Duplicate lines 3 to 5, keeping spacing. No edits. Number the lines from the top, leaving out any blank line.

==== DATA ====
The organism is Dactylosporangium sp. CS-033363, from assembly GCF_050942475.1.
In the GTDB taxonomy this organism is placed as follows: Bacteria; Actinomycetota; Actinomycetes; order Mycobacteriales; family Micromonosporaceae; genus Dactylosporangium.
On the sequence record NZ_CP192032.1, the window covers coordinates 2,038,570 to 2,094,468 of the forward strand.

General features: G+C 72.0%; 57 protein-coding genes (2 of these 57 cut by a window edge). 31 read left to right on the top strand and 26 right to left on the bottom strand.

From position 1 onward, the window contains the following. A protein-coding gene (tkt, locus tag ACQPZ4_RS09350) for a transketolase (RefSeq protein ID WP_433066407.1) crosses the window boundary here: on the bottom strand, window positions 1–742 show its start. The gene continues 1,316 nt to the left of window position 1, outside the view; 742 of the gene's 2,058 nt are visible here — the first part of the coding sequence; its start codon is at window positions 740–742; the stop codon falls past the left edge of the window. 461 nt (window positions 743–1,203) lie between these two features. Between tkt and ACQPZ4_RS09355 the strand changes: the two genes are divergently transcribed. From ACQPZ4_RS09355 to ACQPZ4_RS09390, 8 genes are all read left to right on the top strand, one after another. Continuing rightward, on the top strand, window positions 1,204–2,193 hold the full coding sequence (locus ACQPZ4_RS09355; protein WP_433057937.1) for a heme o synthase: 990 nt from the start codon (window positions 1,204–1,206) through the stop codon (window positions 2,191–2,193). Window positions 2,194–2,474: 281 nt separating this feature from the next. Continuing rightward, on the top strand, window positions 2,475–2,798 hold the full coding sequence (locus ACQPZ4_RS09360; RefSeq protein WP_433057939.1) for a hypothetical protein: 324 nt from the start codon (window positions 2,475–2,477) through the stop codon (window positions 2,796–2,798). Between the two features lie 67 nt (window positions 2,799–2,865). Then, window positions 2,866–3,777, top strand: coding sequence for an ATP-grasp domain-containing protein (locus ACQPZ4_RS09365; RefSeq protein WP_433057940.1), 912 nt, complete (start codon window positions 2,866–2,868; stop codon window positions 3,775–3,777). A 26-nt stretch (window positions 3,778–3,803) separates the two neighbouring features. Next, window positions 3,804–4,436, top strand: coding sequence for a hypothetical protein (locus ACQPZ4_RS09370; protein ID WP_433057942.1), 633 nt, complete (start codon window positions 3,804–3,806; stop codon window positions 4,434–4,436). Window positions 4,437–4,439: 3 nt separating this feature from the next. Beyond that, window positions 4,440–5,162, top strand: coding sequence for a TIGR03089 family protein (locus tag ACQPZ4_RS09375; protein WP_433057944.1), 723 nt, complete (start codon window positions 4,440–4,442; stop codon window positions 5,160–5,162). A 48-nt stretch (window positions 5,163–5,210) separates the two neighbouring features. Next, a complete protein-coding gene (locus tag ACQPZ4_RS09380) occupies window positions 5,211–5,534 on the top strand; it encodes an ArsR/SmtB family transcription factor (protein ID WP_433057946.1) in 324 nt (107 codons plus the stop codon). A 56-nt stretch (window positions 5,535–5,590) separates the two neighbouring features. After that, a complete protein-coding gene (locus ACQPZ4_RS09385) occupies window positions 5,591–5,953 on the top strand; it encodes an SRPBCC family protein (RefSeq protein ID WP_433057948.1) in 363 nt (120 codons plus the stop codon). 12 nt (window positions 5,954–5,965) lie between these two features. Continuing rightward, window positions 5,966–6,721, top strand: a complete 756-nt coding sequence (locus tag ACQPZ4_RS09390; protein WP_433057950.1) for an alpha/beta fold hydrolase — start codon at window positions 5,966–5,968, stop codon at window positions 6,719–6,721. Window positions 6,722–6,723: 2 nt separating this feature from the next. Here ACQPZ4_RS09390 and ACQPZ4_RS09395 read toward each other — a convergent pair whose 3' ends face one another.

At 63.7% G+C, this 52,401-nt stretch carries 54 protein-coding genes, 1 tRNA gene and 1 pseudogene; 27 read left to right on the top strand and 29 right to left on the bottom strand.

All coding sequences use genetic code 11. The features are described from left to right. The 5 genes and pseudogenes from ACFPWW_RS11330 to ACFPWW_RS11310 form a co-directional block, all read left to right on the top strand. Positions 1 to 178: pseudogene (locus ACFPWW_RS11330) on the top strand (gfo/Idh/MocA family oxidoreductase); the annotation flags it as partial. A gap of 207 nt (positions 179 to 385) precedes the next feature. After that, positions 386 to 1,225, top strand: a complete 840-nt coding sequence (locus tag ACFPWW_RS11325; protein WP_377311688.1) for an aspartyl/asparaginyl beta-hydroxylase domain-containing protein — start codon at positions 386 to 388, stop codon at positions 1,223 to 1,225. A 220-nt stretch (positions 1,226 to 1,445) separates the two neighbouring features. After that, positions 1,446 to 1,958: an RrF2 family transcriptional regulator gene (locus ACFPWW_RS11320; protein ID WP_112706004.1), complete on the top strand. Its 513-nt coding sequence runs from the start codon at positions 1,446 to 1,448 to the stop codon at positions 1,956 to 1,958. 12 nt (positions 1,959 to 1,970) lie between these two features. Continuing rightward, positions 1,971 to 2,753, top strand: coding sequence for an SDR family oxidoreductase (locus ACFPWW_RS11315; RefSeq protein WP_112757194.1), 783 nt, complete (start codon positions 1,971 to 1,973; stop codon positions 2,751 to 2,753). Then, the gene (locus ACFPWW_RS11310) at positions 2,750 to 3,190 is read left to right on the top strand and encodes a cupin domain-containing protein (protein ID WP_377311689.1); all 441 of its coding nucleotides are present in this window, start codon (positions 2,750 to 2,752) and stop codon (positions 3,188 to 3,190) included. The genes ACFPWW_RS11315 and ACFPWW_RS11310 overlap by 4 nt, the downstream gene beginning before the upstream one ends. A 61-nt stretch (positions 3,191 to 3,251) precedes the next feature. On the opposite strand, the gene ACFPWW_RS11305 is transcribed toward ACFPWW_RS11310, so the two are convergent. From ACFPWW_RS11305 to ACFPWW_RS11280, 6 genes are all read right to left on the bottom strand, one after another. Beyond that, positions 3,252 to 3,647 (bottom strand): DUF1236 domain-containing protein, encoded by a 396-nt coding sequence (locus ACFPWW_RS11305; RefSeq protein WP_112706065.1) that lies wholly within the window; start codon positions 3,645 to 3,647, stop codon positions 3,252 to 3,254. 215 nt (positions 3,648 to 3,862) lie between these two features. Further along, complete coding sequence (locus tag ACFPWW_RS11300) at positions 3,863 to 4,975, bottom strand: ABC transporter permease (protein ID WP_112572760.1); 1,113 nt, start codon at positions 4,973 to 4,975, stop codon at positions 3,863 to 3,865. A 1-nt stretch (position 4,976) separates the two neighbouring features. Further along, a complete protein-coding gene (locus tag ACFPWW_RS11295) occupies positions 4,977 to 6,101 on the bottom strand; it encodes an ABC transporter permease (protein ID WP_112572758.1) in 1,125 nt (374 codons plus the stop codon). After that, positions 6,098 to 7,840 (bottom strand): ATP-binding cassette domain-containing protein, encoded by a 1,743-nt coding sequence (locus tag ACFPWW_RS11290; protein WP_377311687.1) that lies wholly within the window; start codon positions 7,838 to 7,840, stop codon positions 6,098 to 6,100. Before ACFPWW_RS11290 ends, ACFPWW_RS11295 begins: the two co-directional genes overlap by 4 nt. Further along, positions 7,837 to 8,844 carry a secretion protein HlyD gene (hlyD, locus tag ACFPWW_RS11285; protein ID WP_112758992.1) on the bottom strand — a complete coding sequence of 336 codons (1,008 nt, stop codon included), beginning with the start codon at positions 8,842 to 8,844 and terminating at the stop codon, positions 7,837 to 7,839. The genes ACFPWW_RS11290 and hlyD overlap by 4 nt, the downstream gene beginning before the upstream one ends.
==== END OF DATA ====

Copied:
On the sequence record NZ_CP192032.1, the window covers coordinates 2,038,570 to 2,094,468 of the forward strand.

General features: G+C 72.0%; 57 protein-coding genes (2 of these 57 cut by a window edge). 31 read left to right on the top strand and 26 right to left on the bottom strand.

From position 1 onward, the window contains the following. A protein-coding gene (tkt, locus tag ACQPZ4_RS09350) for a transketolase (RefSeq protein ID WP_433066407.1) crosses the window boundary here: on the bottom strand, window positions 1–742 show its start. The gene continues 1,316 nt to the left of window position 1, outside the view; 742 of the gene's 2,058 nt are visible here — the first part of the coding sequence; its start codon is at window positions 740–742; the stop codon falls past the left edge of the window. 461 nt (window positions 743–1,203) lie between these two features. Between tkt and ACQPZ4_RS09355 the strand changes: the two genes are divergently transcribed. From ACQPZ4_RS09355 to ACQPZ4_RS09390, 8 genes are all read left to right on the top strand, one after another. Continuing rightward, on the top strand, window positions 1,204–2,193 hold the full coding sequence (locus ACQPZ4_RS09355; protein WP_433057937.1) for a heme o synthase: 990 nt from the start codon (window positions 1,204–1,206) through the stop codon (window positions 2,191–2,193). Window positions 2,194–2,474: 281 nt separating this feature from the next. Continuing rightward, on the top strand, window positions 2,475–2,798 hold the full coding sequence (locus ACQPZ4_RS09360; RefSeq protein WP_433057939.1) for a hypothetical protein: 324 nt from the start codon (window positions 2,475–2,477) through the stop codon (window positions 2,796–2,798). Between the two features lie 67 nt (window positions 2,799–2,865). Then, window positions 2,866–3,777, top strand: coding sequence for an ATP-grasp domain-containing protein (locus ACQPZ4_RS09365; RefSeq protein WP_433057940.1), 912 nt, complete (start codon window positions 2,866–2,868; stop codon window positions 3,775–3,777). A 26-nt stretch (window positions 3,778–3,803) separates the two neighbouring features. Next, window positions 3,804–4,436, top strand: coding sequence for a hypothetical protein (locus ACQPZ4_RS09370; protein ID WP_433057942.1), 633 nt, complete (start codon window positions 3,804–3,806; stop codon window positions 4,434–4,436). Window positions 4,437–4,439: 3 nt separating this feature from the next. Beyond that, window positions 4,440–5,162, top strand: coding sequence for a TIGR03089 family protein (locus tag ACQPZ4_RS09375; protein WP_433057944.1), 723 nt, complete (start codon window positions 4,440–4,442; stop codon window positions 5,160–5,162). A 48-nt stretch (window positions 5,163–5,210) separates the two neighbouring features. Next, a complete protein-coding gene (locus tag ACQPZ4_RS09380) occupies window positions 5,211–5,534 on the top strand; it encodes an ArsR/SmtB family transcription factor (protein ID WP_433057946.1) in 324 nt (107 codons plus the stop codon). A 56-nt stretch (window positions 5,535–5,590) separates the two neighbouring features. After that, a complete protein-coding gene (locus ACQPZ4_RS09385) occupies window positions 5,591–5,953 on the top strand; it encodes an SRPBCC family protein (RefSeq protein ID WP_433057948.1) in 363 nt (120 codons plus the stop codon). 12 nt (window positions 5,954–5,965) lie between these two features. Continuing rightward, window positions 5,966–6,721, top strand: a complete 756-nt coding sequence (locus tag ACQPZ4_RS09390; protein WP_433057950.1) for an alpha/beta fold hydrolase — start codon at window positions 5,966–5,968, stop codon at window positions 6,719–6,721. Window positions 6,722–6,723: 2 nt separating this feature from the next. Here ACQPZ4_RS09390 and ACQPZ4_RS09395 read toward each other — a convergent pair whose 3' ends face one another.